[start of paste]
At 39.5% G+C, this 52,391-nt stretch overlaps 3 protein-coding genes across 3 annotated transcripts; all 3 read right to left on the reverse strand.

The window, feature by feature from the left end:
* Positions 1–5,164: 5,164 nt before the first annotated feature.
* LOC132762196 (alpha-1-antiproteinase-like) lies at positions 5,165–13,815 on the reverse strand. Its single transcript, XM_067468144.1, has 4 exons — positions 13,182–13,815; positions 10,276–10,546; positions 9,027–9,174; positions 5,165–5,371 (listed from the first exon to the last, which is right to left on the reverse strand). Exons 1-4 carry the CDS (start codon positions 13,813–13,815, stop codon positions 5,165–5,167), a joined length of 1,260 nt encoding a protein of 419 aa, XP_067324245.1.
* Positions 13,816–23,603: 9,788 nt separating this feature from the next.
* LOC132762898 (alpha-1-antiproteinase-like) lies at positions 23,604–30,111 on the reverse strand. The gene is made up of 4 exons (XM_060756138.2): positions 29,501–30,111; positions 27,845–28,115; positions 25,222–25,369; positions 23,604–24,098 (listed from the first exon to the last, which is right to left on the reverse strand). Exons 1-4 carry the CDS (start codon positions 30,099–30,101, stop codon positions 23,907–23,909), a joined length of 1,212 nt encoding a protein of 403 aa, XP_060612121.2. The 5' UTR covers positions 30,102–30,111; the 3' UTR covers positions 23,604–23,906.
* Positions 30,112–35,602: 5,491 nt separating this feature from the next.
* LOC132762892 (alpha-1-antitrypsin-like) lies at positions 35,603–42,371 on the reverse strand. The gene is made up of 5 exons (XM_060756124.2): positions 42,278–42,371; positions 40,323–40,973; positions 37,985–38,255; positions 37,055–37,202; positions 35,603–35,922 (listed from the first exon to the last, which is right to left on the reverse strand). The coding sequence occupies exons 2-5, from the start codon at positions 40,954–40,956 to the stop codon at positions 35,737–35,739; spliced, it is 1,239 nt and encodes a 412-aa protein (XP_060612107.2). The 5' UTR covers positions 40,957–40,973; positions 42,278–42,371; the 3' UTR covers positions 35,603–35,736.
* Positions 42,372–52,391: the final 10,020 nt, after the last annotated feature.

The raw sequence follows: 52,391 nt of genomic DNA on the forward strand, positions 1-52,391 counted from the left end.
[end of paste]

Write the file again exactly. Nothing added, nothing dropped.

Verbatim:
At 39.5% G+C, this 52,391-nt stretch overlaps 3 protein-coding genes across 3 annotated transcripts; all 3 read right to left on the reverse strand.

The window, feature by feature from the left end:
* Positions 1–5,164: 5,164 nt before the first annotated feature.
* LOC132762196 (alpha-1-antiproteinase-like) lies at positions 5,165–13,815 on the reverse strand. Its single transcript, XM_067468144.1, has 4 exons — positions 13,182–13,815; positions 10,276–10,546; positions 9,027–9,174; positions 5,165–5,371 (listed from the first exon to the last, which is right to left on the reverse strand). Exons 1-4 carry the CDS (start codon positions 13,813–13,815, stop codon positions 5,165–5,167), a joined length of 1,260 nt encoding a protein of 419 aa, XP_067324245.1.
* Positions 13,816–23,603: 9,788 nt separating this feature from the next.
* LOC132762898 (alpha-1-antiproteinase-like) lies at positions 23,604–30,111 on the reverse strand. The gene is made up of 4 exons (XM_060756138.2): positions 29,501–30,111; positions 27,845–28,115; positions 25,222–25,369; positions 23,604–24,098 (listed from the first exon to the last, which is right to left on the reverse strand). Exons 1-4 carry the CDS (start codon positions 30,099–30,101, stop codon positions 23,907–23,909), a joined length of 1,212 nt encoding a protein of 403 aa, XP_060612121.2. The 5' UTR covers positions 30,102–30,111; the 3' UTR covers positions 23,604–23,906.
* Positions 30,112–35,602: 5,491 nt separating this feature from the next.
* LOC132762892 (alpha-1-antitrypsin-like) lies at positions 35,603–42,371 on the reverse strand. The gene is made up of 5 exons (XM_060756124.2): positions 42,278–42,371; positions 40,323–40,973; positions 37,985–38,255; positions 37,055–37,202; positions 35,603–35,922 (listed from the first exon to the last, which is right to left on the reverse strand). The coding sequence occupies exons 2-5, from the start codon at positions 40,954–40,956 to the stop codon at positions 35,737–35,739; spliced, it is 1,239 nt and encodes a 412-aa protein (XP_060612107.2). The 5' UTR covers positions 40,957–40,973; positions 42,278–42,371; the 3' UTR covers positions 35,603–35,736.
* Positions 42,372–52,391: the final 10,020 nt, after the last annotated feature.

The raw sequence follows: 52,391 nt of genomic DNA on the forward strand, positions 1-52,391 counted from the left end.